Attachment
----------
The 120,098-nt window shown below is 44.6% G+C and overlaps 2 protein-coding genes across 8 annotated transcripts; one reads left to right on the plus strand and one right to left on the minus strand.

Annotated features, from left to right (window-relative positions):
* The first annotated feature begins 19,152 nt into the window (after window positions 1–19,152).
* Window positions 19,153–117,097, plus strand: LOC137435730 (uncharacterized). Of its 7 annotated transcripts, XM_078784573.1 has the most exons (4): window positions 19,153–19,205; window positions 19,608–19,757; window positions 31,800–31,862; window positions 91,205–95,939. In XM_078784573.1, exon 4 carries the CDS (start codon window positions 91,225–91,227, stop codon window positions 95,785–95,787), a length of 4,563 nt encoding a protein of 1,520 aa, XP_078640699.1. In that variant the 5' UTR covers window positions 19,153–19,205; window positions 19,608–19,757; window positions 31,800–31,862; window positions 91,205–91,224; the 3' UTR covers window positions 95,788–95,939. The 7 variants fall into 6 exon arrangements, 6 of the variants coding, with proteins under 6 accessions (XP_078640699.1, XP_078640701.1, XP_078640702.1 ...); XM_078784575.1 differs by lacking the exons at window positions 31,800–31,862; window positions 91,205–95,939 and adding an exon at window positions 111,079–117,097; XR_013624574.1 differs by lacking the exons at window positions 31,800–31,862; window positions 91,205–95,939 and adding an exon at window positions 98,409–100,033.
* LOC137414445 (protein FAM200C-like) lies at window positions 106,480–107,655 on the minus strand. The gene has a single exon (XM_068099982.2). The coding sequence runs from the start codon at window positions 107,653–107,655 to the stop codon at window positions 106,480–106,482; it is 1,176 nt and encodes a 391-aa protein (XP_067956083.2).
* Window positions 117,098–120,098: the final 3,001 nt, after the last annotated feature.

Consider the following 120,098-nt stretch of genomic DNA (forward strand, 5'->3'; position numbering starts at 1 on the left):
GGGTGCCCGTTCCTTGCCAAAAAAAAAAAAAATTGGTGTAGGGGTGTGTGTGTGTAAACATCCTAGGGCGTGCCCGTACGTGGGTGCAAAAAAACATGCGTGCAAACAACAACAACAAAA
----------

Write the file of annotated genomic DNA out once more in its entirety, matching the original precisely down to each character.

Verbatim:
The 120,098-nt window shown below is 44.6% G+C and overlaps 2 protein-coding genes across 8 annotated transcripts; one reads left to right on the plus strand and one right to left on the minus strand.

Annotated features, from left to right (window-relative positions):
* The first annotated feature begins 19,152 nt into the window (after window positions 1–19,152).
* Window positions 19,153–117,097, plus strand: LOC137435730 (uncharacterized). Of its 7 annotated transcripts, XM_078784573.1 has the most exons (4): window positions 19,153–19,205; window positions 19,608–19,757; window positions 31,800–31,862; window positions 91,205–95,939. In XM_078784573.1, exon 4 carries the CDS (start codon window positions 91,225–91,227, stop codon window positions 95,785–95,787), a length of 4,563 nt encoding a protein of 1,520 aa, XP_078640699.1. In that variant the 5' UTR covers window positions 19,153–19,205; window positions 19,608–19,757; window positions 31,800–31,862; window positions 91,205–91,224; the 3' UTR covers window positions 95,788–95,939. The 7 variants fall into 6 exon arrangements, 6 of the variants coding, with proteins under 6 accessions (XP_078640699.1, XP_078640701.1, XP_078640702.1 ...); XM_078784575.1 differs by lacking the exons at window positions 31,800–31,862; window positions 91,205–95,939 and adding an exon at window positions 111,079–117,097; XR_013624574.1 differs by lacking the exons at window positions 31,800–31,862; window positions 91,205–95,939 and adding an exon at window positions 98,409–100,033.
* LOC137414445 (protein FAM200C-like) lies at window positions 106,480–107,655 on the minus strand. The gene has a single exon (XM_068099982.2). The coding sequence runs from the start codon at window positions 107,653–107,655 to the stop codon at window positions 106,480–106,482; it is 1,176 nt and encodes a 391-aa protein (XP_067956083.2).
* Window positions 117,098–120,098: the final 3,001 nt, after the last annotated feature.

Consider the following 120,098-nt stretch of genomic DNA (forward strand, 5'->3'; position numbering starts at 1 on the left):
GGGTGCCCGTTCCTTGCCAAAAAAAAAAAAAATTGGTGTAGGGGTGTGTGTGTGTAAACATCCTAGGGCGTGCCCGTACGTGGGTGCAAAAAAACATGCGTGCAAACAACAACAACAAAA